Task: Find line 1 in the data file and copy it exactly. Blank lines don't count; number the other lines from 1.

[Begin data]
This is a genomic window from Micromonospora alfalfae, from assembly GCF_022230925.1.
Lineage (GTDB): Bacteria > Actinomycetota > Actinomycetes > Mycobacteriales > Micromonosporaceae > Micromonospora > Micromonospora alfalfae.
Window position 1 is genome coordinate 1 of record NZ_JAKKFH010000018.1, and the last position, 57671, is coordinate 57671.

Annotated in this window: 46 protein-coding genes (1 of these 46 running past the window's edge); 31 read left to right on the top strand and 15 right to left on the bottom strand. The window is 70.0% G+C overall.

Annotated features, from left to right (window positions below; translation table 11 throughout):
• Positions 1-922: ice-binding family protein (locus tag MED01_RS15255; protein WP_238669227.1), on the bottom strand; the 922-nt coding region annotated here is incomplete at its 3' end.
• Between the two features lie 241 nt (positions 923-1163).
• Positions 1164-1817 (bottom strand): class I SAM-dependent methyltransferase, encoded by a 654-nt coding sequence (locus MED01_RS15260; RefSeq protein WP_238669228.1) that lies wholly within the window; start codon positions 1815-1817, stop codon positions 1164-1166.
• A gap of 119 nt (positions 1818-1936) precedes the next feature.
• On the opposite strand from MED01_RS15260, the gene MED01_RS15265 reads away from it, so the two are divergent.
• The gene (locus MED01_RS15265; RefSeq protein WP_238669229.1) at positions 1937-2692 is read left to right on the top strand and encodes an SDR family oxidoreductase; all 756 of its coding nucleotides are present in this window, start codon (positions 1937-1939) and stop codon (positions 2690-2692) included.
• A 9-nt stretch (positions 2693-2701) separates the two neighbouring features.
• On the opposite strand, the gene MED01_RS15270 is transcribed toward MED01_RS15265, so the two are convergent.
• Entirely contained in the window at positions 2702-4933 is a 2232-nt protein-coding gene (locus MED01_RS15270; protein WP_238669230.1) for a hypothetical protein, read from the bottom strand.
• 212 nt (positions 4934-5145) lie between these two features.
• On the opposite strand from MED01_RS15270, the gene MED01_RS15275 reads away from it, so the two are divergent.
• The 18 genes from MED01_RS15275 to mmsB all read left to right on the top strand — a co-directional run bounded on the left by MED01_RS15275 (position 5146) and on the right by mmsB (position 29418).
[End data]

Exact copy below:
This is a genomic window from Micromonospora alfalfae, from assembly GCF_022230925.1.